[00:11:00] Dan: Yeah, sure. So basically title insurance is interesting.  It is unlike any other form of insurance in so far as with other insurance, like for example, property insurance or casualty insurance or life insurance, you’re paying a premium over time for an event that may happen in the future.

So you’re insuring yourself against potential risks that may happen in the future. With title insurance, what you’re doing is you’re paying a one-time fee, a one-time premium, and that premium is going to insure against things that may or may not have occurred in the past. So when a property is going to change hands, or when there’s going to be a new loan policy on a property, those who have an interest in property want to have some type of security to ensure that their position in the property is protected. So here’s a great example. Let’s say that I’m going to go ahead and purchase a home, right? And that home over the last 10 years, maybe the owner had a new roof that was installed on the home and they never paid the contractor.

[00:12:00] The contractor may put a lean on the property and then potentially if there was no title insurance in place that new owner may be liable.

So the title insurance policy really serves to protect the lender who has an interest in the property or the new owner in case there’s a claim that comes up that wasn’t discovered during the title search process. And then that policy is then used to cover the potential damages or the potential claim that somebody might have on the property that’s in question.

Mike: Great. Great explanation. I think that’s very helpful. The other thing is triple net, right? Net lease. I know that’s going to be over some people’s heads here. Talk about triple matter net lease a little bit and how that plays into the real estate arena, who benefits from it? What big players take part in it?

Dan: Sure. So the way that triple net property works is, you’ve either got single tenant net leased assets or multi-tenant properties. And there’s variety of different types of lease structure, but for purposes of simplicity, we can just talk about an absolute triple net lease.

[00:13:00] So what that means is that the owner gets the rent and the rent that they collect from the tenant is net. So meaning typically in other types of real estate investments, you might have your rent as your general income, but you’re going to have all kinds of expenses, right? You might have capital expenditures, you might have maintenance, you might have utilities, taxes, insurance, things like those.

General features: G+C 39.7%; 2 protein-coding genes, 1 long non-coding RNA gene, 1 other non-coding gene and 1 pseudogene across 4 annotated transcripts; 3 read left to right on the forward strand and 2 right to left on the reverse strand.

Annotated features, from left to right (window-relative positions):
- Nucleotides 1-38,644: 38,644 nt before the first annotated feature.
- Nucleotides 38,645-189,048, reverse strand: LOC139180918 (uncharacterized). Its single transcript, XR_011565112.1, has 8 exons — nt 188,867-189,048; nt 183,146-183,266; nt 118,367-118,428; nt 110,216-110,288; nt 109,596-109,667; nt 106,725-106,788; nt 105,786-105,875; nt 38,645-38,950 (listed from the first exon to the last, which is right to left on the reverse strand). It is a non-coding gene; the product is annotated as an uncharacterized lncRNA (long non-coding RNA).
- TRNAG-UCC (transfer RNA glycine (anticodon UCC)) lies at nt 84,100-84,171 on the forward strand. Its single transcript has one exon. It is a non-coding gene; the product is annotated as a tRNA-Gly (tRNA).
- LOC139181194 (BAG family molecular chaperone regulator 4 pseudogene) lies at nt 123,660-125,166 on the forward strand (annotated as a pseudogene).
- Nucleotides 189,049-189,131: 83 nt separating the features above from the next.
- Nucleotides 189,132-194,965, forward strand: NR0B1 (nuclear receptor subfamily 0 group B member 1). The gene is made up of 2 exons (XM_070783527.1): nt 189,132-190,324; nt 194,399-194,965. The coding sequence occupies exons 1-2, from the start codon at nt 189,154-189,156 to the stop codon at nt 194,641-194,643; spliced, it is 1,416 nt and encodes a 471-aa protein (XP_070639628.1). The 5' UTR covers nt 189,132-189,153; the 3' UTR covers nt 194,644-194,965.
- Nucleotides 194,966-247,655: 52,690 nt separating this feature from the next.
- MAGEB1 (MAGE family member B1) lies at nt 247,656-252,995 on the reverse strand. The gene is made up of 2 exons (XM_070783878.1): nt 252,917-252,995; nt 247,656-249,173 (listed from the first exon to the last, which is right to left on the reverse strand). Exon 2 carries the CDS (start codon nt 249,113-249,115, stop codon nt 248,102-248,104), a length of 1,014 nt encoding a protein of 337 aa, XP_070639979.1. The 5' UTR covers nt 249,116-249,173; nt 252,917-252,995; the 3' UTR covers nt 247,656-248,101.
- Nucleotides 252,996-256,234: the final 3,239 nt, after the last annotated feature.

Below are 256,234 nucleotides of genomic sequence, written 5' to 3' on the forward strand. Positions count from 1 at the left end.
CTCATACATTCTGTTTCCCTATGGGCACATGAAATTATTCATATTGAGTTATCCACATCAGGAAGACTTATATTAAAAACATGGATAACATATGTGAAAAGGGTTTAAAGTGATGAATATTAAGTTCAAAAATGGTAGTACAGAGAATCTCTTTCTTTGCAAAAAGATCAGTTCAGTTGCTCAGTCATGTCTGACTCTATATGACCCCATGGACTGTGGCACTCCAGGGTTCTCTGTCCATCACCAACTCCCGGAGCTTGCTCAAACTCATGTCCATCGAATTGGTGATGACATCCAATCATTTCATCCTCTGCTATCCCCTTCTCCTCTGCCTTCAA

However, with an absolute triple net property, the bottom line figure that you collect as your rent is net to you because the tenant themselves actually pays for the insurance on the property. They pay for the taxes, they pay for any common area maintenance. And they also pay for the maintenance and repair of all of the aspects of the property.

So the roof, the structure, the parking lot, et cetera. So it really, it is in essence, the most passive and stable form of real estate investment. And because of that reason, typically the capitalization rates or the return are lower compared to other asset classes, but they are very stable.

[00:14:00] And typically when we talk about single tenant net leased assets, we’re talking about properties that are leased out to major national tenants, like your Walgreens, your Rite AIDS, your McDonald’s, your Starbucks, et cetera. So again, there’s a tremendous amount of inherent stability because the guarantors of the leases are very stable creditors.

Mike: Yeah. I always found that part of the real estate industry was really interesting.

And one of the things I really like about real estate is there are so many areas you could spend your time. And if you want to be really good at something, pick apart, pick a focus discipline in real estate and stay focused on that because we could get the shiny object syndrome so easy in this business, and go here or go here.

That’s why, I always liked multifamily. You obviously like the commercial side. So there’s that disparity there as well. Hey, I just want to tell the story real quick. I had a buddy, we sold residential real estate for a number of years, and we’re both very successful. He was on one side of the town that I was in.